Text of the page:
Monday, September 8, 2008

Crazy Ivan

It ain't the 80s anymore.
We talked about this last month, when the action was just getting rolling ("Marching Through Georgia"), but over the past week, the United States and Russia escalated their tough rhetoric against one another, and backed it up with some fairly antagonistic actions and announcements. A US Navy ship, the USS Mount Whitney, entered the Georgian port of Poti as a direct "fuck you" to the Russian troops who were garrisoned there. Moscow wasn't wildly excited about it:
The Kremlin has watched U.S. warships carrying aid with suspicion and said could be a cover for weapons deliveries, a claim dismissed by U.S. officials. President Dmitry Medvedev repeated the suggestions Saturday. "It's interesting how they would feel if we were now to send humanitarian aid using our Navy to the countries of the Caribbean Sea, which recently suffered from a destructive hurricane," Medvedev told a Security Council meeting in Moscow.
Representative of the differences in culture and style of propaganda; it is apparently considered perfectly acceptable for Russia to compare itself to a destructive hurricane. Ironically, we did, in fact, accept humanitarian aid from Russia for Hurrican Katrina, although it probably didn't come from their Navy. Further irony, the Kremlin has decided to make a real world experiment on how the US will respond to the Russian Navy in the Carribean by agreeing to joint operations with Hugo Chavez' Venezualan Navy.

Not super sure what Russia's end-game here is, but they lack the raw power to be respected purely out of fear and are further removing themselves as a nation respected for its moral authority. Buddying around with Chavez is as likely to improve their international status as Britney Spears' image would be improved by hanging out with Amy Winehouse. They look better only by comparison.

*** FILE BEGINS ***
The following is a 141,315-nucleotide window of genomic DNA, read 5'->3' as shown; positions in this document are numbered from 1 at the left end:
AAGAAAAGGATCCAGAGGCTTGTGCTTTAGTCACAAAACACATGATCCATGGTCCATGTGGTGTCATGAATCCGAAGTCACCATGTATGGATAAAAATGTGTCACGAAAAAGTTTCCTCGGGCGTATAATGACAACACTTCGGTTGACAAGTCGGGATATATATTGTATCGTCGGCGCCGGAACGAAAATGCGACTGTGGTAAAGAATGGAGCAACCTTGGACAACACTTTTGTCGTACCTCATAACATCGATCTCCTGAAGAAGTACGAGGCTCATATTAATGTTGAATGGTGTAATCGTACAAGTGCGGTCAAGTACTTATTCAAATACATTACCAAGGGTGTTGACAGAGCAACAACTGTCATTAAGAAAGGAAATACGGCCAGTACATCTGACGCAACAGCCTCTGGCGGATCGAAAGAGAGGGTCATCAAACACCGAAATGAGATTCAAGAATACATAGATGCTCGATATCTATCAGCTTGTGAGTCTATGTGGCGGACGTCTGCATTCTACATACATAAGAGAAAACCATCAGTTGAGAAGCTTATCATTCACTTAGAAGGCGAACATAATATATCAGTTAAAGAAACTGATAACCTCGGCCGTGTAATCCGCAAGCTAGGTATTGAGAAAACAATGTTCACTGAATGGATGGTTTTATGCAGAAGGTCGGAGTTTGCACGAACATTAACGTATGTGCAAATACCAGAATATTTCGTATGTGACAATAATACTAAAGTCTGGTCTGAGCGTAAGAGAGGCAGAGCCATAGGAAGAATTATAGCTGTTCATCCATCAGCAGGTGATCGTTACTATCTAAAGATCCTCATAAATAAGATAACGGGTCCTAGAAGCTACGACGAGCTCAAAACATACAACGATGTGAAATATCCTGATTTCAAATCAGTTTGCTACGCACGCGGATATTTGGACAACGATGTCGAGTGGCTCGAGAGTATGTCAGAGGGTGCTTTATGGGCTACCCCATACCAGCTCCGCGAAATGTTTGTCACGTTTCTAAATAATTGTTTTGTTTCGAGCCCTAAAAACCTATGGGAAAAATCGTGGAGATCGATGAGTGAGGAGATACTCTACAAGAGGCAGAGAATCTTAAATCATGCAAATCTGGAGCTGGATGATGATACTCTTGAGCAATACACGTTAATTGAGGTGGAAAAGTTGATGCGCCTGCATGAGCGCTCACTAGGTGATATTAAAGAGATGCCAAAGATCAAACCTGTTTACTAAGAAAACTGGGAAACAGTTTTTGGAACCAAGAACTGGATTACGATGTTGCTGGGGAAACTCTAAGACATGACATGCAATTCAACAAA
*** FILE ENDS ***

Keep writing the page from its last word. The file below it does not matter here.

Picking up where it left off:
If they hope to give the middle finger to America by sending a ship or two to the Caribbean, I think they will be disappointed by the apathy Americans will have for such shenanigans during this period of intense self-absorption we call a presidential campaign. Nobody outside certain offices in the State Department will even notice. News media will probably not even cover it, as they are reallocating reporting resources to cover rumors of Sarah Palin's alien chupacabra babies. Also, any foreign affairs hijinks can only help boost the McCain campaign, who is seen by Americans as the most capable of handling international crisis. How Obama would interact with the Russians as president are unknown, but the Russians certainly don't want to see a President McCain any more than Michael Moore does.

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